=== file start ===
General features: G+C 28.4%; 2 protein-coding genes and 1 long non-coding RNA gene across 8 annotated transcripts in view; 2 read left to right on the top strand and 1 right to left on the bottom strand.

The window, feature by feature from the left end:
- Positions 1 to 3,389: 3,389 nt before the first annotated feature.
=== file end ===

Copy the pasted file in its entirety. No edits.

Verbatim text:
General features: G+C 28.4%; 2 protein-coding genes and 1 long non-coding RNA gene across 8 annotated transcripts in view; 2 read left to right on the top strand and 1 right to left on the bottom strand.

The window, feature by feature from the left end:
- Positions 1 to 3,389: 3,389 nt before the first annotated feature.